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Rocky Mountain Chocolate Factory moves on from CEO

Board chairman says company wants to focus more on its franchising system
Rocky Mountain Chocolate Factory announced that Starlette Johnson will be the new interim CEO on Monday. (Jerry McBride/Durango Herald file)

Rocky Mountain Chocolate Factory announced Monday it’s going in a different direction with its CEO position.

The company said Starlette Johnson will replace CEO Rob Sarlls, who had been at the helm since 2022. According to news release from the company, Johnson has been a member of the RMCF board since March.

“Starlette is an industry renowned business leader and strategist,” RMC Board Chairman Jeff Geygan said in the release. “Her results-oriented leadership style and expertise with franchise brands make her an ideal fit to lead RMC as the Board conducts its search for a permanent CEO.”

In an interview Monday, Geygan said the company decided to move on from Sarlls based on the results the board wanted to see.

“The results that we produced publicly had been less than what the company had expected. And that’s why we’ve made some changes,” he said. “We felt that what we had set out to accomplish strategically wasn’t being accomplished in a way or at a pace that we thought was acceptable as a board and the board made the decision to make these changes.”

Geygan thanked Sarlls for his services in the news release, citing several milestones he achieved including the sale of the frozen yogurt company U-Swirl, plus the relocation of consumer packaging products to Salt Lake City.

The RMCF board of directors still has not determined who will fulfill the position long-term or what it is looking for.

The company has made a number of moves over the last two years in order to transition the company into better standing, including cutting low performing products and relocating packaging services.

However, Geygan indicated the board would like for the company to remain focused on supporting its franchise system.

“We want to get back to supporting our franchise system, first and foremost,” he said. “So I think that’s really important for everybody to understand and the community as well.”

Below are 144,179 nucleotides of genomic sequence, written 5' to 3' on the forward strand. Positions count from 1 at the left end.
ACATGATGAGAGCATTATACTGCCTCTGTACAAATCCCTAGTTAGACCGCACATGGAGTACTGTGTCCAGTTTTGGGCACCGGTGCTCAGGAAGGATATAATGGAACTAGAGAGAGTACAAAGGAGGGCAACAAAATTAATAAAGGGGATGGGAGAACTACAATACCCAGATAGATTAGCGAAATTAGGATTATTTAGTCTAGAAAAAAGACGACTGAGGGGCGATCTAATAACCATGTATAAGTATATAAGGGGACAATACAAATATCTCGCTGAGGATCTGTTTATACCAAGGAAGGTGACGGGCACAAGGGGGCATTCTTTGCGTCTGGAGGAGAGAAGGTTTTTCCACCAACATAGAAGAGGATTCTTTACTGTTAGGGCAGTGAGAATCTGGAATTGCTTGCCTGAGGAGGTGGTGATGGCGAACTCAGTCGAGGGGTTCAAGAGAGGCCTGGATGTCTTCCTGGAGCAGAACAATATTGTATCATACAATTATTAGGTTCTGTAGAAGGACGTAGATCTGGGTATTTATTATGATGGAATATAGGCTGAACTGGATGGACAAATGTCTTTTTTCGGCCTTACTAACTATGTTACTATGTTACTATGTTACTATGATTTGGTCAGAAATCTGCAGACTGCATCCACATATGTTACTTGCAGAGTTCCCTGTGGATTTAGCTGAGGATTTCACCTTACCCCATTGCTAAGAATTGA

Johnson said she’s confident in the brand Rocky Mountain Chocolate Factory had built and looks to continue growing the business.

“I think we’ve got a wonderful opportunity to continue growing this brand, and the great support and great friend franchisees that we have, and continuing to really make sure that they have everything that they need to continue to be successful,” Johnson said.

Attempts to contact Sarlls on Monday were not immediately successful.

“I am honored to be entrusted by the Board during this transitionary period,” Johnson said. “The broader leadership team has been meticulously constructed to align with the needs of RMC’s Strategic Transformation Plan. Their collective wisdom will be an invaluable asset as we maintain a strong presence in the city of Durango and work to return Rocky Mountain Chocolate to growth and profitability in Fiscal 2025.”

Johnson said her first priority will be to listen to those working at the company and tending to their needs.

Johnson began her hospitality career as director of finance at PepsiCo’s KFC division, and later held leadership positions with global brands, including president and COO of Dave & Buster’s Entertainment and later executive vice president and CSO at Brinker International. She has also served on the Board of Directors for numerous companies, including Bojangles, Chuy’s and SusieCakes.

Johnson received a Master’s in Business Administration from Duke University and a bachelor’s degree in finance from Virginia Tech.

The company continues its attempts to engage with Durango residents, despite moving packaging operations to Salt Lake City. Geygan said no one was terminated from factory operations when the company made that decision.

The company says it is committed to having a long-term presence in Durango and still seeks additional local employees to build its workforce.

The company will also again host its annual stockholder meeting at the factory in August.


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